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Split COA reverses trial court in personal injury case

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Two Indiana Court of Appeals judges reversed a trial court’s denial of a woman’s motion for prejudgment interest in a case stemming from a car crash.

In Margaret Kosarko v. William A. Padula, Administrator of the Estate of Daniel L. Herndobler, Deceased, No. 45A03-1012-CT-668, Margaret Kosarko and Daniel Herndobler were in an auto accident. Herndobler died while Kosarko’s case against him was still pending. Kosarko served William Padula – the administrator of Herndobler’s estate – with a settlement offer in 2008 in the amount of $100,000. Padula did not accept the offer.

The case was presented to a jury, which returned a verdict in favor of Kosarko in the amount of $210,000. Subsequently, Kosarko filed a motion for prejudgment interest. After a hearing, the trial court denied Kosarko’s motion, concluding that her damages, as determined by the jury in this case, were not ascertainable within a time frame that justified granting her motion for prejudgment interest.

The COA held that prejudgment interest is allowable when the damages are capable of being determined by reference to some known standard, such as fair market value. The appellate court found no indication that Kosarko’s increased medical expenses were unnecessary, fraudulent or unrelated to the automobile accident, nor did it find evidence that Kosarko unduly delayed the surgery that caused the largest increase in her medical costs. It therefore reversed, holding Kosarko is entitled to $79,627.40 in prejudgment interest.

Judge Melissa May dissented, holding that the majority concluded that “Padula had ample opportunity to evaluate the known dollar cost of the dispute and consider settlement” in the year that elapsed between March 2009, when Padula learned of Kosarko’s back surgery, and the March 2010 trial. But May wrote that the majority did not explain how that conclusion is relevant to whether Kosarko’s damages were ascertainable during the 30 days in 2008 when Kosarko’s Qualified Settlement Offer was valid. May wrote that she would affirm the trial court’s denial of Kosarko’s motion.

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  1. Good riddance to this dangerous activist judge

  2. What is the one thing the Hoosier legal status quo hates more than a whistleblower? A lawyer whistleblower taking on the system man to man. That must never be rewarded, must always, always, always be punished, lest the whole rotten tree be felled.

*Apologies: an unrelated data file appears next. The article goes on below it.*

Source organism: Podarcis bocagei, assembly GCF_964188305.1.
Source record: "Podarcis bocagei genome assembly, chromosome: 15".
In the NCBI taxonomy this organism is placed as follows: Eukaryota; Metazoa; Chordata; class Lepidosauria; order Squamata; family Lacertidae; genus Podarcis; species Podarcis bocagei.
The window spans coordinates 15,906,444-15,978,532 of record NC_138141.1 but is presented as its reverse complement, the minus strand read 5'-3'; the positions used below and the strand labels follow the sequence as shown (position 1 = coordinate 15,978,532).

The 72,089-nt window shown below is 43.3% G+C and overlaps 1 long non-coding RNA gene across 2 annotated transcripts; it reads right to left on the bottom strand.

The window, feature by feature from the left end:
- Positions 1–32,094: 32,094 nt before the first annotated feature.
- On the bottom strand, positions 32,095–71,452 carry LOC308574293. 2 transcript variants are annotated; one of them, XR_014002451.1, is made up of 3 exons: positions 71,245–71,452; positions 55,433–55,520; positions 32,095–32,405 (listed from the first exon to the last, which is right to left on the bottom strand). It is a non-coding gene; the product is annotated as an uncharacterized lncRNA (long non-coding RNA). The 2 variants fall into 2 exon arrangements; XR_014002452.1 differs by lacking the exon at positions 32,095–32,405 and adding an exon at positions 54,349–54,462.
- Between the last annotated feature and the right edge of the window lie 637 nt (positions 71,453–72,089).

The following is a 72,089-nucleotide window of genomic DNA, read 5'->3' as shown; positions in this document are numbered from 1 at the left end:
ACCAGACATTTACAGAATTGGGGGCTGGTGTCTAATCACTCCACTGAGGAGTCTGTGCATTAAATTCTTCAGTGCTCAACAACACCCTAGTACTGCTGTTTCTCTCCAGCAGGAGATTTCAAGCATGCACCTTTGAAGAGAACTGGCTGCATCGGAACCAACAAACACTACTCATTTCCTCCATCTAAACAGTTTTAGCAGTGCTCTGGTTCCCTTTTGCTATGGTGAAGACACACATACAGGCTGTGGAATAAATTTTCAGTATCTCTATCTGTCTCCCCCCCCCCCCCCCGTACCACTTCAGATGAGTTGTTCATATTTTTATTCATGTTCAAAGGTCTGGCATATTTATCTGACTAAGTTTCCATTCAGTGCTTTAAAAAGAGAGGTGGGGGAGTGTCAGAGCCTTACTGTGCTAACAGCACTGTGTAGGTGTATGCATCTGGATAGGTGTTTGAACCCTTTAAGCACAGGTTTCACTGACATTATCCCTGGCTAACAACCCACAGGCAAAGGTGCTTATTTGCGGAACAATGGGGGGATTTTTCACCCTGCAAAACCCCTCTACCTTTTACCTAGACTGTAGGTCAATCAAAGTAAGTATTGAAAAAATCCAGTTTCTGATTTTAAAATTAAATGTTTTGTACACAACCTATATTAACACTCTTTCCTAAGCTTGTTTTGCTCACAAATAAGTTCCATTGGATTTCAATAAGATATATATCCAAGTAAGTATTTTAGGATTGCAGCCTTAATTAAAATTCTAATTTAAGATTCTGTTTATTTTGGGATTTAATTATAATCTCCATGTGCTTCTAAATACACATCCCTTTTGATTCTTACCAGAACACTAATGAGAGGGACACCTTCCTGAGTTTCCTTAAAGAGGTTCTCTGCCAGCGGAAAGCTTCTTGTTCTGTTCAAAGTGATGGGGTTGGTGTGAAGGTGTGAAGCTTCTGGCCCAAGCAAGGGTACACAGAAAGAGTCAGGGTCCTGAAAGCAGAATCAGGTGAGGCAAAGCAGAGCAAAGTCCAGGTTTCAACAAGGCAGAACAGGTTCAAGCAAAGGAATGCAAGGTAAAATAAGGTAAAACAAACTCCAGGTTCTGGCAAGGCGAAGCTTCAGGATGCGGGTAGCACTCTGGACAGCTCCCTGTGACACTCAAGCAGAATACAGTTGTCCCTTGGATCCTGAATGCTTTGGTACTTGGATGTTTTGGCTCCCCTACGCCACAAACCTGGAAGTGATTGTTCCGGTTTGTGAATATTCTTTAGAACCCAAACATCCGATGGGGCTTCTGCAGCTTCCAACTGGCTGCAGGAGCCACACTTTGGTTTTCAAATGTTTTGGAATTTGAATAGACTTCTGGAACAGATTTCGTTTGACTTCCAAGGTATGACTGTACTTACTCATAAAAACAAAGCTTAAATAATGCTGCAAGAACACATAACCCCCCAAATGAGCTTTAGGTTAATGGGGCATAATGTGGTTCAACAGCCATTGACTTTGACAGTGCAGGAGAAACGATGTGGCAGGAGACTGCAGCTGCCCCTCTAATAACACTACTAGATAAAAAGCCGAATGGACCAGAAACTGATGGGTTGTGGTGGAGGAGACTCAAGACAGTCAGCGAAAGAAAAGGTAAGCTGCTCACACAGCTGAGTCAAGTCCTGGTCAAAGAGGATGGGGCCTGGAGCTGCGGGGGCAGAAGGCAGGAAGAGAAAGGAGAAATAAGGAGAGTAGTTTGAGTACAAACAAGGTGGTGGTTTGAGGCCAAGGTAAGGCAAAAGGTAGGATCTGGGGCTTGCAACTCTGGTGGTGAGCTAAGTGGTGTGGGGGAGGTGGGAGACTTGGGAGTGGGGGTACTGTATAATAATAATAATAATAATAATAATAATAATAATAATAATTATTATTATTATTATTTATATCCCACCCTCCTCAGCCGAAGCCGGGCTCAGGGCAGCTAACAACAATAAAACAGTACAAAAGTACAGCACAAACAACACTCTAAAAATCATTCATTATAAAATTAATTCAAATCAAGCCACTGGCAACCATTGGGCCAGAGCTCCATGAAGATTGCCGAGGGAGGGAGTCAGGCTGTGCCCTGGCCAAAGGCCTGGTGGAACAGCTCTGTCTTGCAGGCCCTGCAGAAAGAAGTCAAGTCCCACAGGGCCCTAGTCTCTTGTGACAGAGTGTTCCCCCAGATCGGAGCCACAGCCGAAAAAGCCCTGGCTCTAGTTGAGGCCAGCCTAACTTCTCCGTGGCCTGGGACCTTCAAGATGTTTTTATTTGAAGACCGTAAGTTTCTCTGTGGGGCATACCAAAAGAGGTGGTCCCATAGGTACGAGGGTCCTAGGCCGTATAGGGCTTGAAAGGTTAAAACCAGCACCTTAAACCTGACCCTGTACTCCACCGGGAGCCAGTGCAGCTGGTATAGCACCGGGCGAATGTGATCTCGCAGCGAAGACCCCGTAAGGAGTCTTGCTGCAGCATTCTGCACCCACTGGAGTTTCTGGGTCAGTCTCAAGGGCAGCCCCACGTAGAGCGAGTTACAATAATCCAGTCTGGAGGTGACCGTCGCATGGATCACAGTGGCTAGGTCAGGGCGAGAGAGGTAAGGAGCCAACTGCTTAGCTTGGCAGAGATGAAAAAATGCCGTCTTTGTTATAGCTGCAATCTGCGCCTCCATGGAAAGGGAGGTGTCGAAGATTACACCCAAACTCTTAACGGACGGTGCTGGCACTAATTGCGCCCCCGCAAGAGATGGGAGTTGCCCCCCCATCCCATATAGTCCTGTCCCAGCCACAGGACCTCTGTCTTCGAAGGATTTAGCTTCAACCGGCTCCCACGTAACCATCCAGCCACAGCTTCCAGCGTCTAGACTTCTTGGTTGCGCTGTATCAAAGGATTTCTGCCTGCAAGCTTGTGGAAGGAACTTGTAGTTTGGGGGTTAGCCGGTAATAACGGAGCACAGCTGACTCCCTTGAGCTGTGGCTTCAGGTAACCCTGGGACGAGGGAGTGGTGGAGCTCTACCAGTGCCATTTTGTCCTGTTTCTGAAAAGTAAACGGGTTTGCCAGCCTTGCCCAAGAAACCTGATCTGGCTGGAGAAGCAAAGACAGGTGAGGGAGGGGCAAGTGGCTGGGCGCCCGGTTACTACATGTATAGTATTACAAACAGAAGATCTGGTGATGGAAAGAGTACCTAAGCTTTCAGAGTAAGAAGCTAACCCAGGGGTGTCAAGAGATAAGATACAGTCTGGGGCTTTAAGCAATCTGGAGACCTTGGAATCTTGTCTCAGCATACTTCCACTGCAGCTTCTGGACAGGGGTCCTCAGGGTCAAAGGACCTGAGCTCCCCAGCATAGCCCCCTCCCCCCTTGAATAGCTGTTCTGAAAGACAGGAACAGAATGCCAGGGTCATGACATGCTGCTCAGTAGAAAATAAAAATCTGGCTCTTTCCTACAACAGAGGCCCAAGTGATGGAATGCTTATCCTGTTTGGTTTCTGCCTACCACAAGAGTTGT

3. I want to post this to keep this tread alive and hope more of David's former clients might come forward. In my case, this coward of a man represented me from June 2014 for a couple of months before I fired him. I knew something was wrong when he blatantly lied about what he had advised me in my contentious and unfortunate divorce trial. His impact on the proceedings cast a very long shadow and continues to impact me after a lengthy 19 month divorce. I would join a class action suit.

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  5. Dear Fan, let me help you correct the title to your post. "ACLU is [Left] most of the time" will render it accurate. Just google it if you doubt that I am, err, "right" about this: "By the mid-1930s, Roger Nash Baldwin had carved out a well-established reputation as America’s foremost civil libertarian. He was, at the same time, one of the nation’s leading figures in left-of-center circles. Founder and long time director of the American Civil Liberties Union, Baldwin was a firm Popular Fronter who believed that forces on the left side of the political spectrum should unite to ward off the threat posed by right-wing aggressors and to advance progressive causes. Baldwin’s expansive civil liberties perspective, coupled with his determined belief in the need for sweeping socioeconomic change, sometimes resulted in contradictory and controversial pronouncements. That made him something of a lightning rod for those who painted the ACLU with a red brush." http://www.harvardsquarelibrary.org/biographies/roger-baldwin-2/ "[George Soros underwrites the ACLU' which It supports open borders, has rushed to the defense of suspected terrorists and their abettors, and appointed former New Left terrorist Bernardine Dohrn to its Advisory Board." http://www.discoverthenetworks.org/viewSubCategory.asp?id=1237 "The creation of non-profit law firms ushered in an era of progressive public interest firms modeled after already established like the National Association for the Advancement of Colored People ("NAACP") and the American Civil Liberties Union ("ACLU") to advance progressive causes from the environmental protection to consumer advocacy." https://en.wikipedia.org/wiki/Cause_lawyering

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